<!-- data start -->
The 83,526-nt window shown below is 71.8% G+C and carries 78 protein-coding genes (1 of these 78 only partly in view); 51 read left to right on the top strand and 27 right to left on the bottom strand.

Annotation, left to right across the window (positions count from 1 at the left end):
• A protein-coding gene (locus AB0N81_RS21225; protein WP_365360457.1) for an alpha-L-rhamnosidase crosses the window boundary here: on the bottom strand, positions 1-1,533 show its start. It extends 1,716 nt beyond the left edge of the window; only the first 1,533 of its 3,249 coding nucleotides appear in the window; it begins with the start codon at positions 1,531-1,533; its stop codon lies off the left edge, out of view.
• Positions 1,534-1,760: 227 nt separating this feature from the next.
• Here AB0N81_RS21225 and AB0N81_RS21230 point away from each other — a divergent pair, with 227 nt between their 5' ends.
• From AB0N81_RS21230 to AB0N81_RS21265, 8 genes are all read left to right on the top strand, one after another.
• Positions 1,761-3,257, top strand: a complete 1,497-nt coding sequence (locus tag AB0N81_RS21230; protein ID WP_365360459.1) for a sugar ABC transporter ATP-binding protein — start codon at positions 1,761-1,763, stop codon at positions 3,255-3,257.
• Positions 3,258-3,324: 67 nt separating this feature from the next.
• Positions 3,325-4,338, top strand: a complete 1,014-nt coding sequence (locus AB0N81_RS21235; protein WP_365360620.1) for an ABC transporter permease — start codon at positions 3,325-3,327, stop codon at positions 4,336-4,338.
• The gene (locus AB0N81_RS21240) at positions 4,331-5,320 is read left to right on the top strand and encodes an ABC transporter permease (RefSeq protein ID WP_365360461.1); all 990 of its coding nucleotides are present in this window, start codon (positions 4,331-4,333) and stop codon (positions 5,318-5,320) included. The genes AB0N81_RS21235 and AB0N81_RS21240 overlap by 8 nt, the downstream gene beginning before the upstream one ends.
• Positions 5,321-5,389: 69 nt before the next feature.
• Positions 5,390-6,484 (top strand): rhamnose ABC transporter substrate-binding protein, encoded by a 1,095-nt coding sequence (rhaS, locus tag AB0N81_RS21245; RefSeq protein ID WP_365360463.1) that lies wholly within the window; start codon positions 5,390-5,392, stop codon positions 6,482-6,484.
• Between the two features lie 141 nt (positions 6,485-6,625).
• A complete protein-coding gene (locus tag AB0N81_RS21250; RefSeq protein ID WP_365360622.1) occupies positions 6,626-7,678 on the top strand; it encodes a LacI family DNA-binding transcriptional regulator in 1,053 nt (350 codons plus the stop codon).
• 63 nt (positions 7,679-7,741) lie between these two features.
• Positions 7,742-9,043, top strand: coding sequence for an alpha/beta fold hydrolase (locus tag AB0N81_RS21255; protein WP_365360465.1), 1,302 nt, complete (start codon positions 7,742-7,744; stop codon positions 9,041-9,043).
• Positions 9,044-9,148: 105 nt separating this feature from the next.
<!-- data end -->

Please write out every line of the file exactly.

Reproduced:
The 83,526-nt window shown below is 71.8% G+C and carries 78 protein-coding genes (1 of these 78 only partly in view); 51 read left to right on the top strand and 27 right to left on the bottom strand.

Annotation, left to right across the window (positions count from 1 at the left end):
• A protein-coding gene (locus AB0N81_RS21225; protein WP_365360457.1) for an alpha-L-rhamnosidase crosses the window boundary here: on the bottom strand, positions 1-1,533 show its start. It extends 1,716 nt beyond the left edge of the window; only the first 1,533 of its 3,249 coding nucleotides appear in the window; it begins with the start codon at positions 1,531-1,533; its stop codon lies off the left edge, out of view.
• Positions 1,534-1,760: 227 nt separating this feature from the next.
• Here AB0N81_RS21225 and AB0N81_RS21230 point away from each other — a divergent pair, with 227 nt between their 5' ends.
• From AB0N81_RS21230 to AB0N81_RS21265, 8 genes are all read left to right on the top strand, one after another.
• Positions 1,761-3,257, top strand: a complete 1,497-nt coding sequence (locus tag AB0N81_RS21230; protein ID WP_365360459.1) for a sugar ABC transporter ATP-binding protein — start codon at positions 1,761-1,763, stop codon at positions 3,255-3,257.
• Positions 3,258-3,324: 67 nt separating this feature from the next.
• Positions 3,325-4,338, top strand: a complete 1,014-nt coding sequence (locus AB0N81_RS21235; protein WP_365360620.1) for an ABC transporter permease — start codon at positions 3,325-3,327, stop codon at positions 4,336-4,338.
• The gene (locus AB0N81_RS21240) at positions 4,331-5,320 is read left to right on the top strand and encodes an ABC transporter permease (RefSeq protein ID WP_365360461.1); all 990 of its coding nucleotides are present in this window, start codon (positions 4,331-4,333) and stop codon (positions 5,318-5,320) included. The genes AB0N81_RS21235 and AB0N81_RS21240 overlap by 8 nt, the downstream gene beginning before the upstream one ends.
• Positions 5,321-5,389: 69 nt before the next feature.
• Positions 5,390-6,484 (top strand): rhamnose ABC transporter substrate-binding protein, encoded by a 1,095-nt coding sequence (rhaS, locus tag AB0N81_RS21245; RefSeq protein ID WP_365360463.1) that lies wholly within the window; start codon positions 5,390-5,392, stop codon positions 6,482-6,484.
• Between the two features lie 141 nt (positions 6,485-6,625).
• A complete protein-coding gene (locus tag AB0N81_RS21250; RefSeq protein ID WP_365360622.1) occupies positions 6,626-7,678 on the top strand; it encodes a LacI family DNA-binding transcriptional regulator in 1,053 nt (350 codons plus the stop codon).
• 63 nt (positions 7,679-7,741) lie between these two features.
• Positions 7,742-9,043, top strand: coding sequence for an alpha/beta fold hydrolase (locus tag AB0N81_RS21255; protein WP_365360465.1), 1,302 nt, complete (start codon positions 7,742-7,744; stop codon positions 9,041-9,043).
• Positions 9,044-9,148: 105 nt separating this feature from the next.